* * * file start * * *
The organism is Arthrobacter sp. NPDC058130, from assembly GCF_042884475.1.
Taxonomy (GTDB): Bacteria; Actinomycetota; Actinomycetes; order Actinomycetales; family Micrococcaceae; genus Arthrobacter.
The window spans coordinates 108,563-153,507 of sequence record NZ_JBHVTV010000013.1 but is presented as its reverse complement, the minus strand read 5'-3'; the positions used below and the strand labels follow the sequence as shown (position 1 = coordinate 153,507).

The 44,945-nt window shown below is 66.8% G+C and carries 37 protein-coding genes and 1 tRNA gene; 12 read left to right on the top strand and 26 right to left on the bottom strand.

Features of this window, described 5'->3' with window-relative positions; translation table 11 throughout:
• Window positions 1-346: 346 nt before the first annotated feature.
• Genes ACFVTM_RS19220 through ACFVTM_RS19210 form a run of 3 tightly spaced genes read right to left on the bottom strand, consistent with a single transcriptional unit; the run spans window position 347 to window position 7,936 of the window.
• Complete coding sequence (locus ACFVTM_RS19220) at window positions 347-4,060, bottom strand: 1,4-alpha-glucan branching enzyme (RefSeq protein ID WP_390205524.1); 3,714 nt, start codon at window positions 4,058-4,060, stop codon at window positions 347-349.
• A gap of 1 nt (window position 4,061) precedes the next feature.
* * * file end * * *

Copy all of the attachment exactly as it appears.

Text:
The organism is Arthrobacter sp. NPDC058130, from assembly GCF_042884475.1.
Taxonomy (GTDB): Bacteria; Actinomycetota; Actinomycetes; order Actinomycetales; family Micrococcaceae; genus Arthrobacter.
The window spans coordinates 108,563-153,507 of sequence record NZ_JBHVTV010000013.1 but is presented as its reverse complement, the minus strand read 5'-3'; the positions used below and the strand labels follow the sequence as shown (position 1 = coordinate 153,507).

The 44,945-nt window shown below is 66.8% G+C and carries 37 protein-coding genes and 1 tRNA gene; 12 read left to right on the top strand and 26 right to left on the bottom strand.

Features of this window, described 5'->3' with window-relative positions; translation table 11 throughout:
• Window positions 1-346: 346 nt before the first annotated feature.
• Genes ACFVTM_RS19220 through ACFVTM_RS19210 form a run of 3 tightly spaced genes read right to left on the bottom strand, consistent with a single transcriptional unit; the run spans window position 347 to window position 7,936 of the window.
• Complete coding sequence (locus ACFVTM_RS19220) at window positions 347-4,060, bottom strand: 1,4-alpha-glucan branching enzyme (RefSeq protein ID WP_390205524.1); 3,714 nt, start codon at window positions 4,058-4,060, stop codon at window positions 347-349.
• A gap of 1 nt (window position 4,061) precedes the next feature.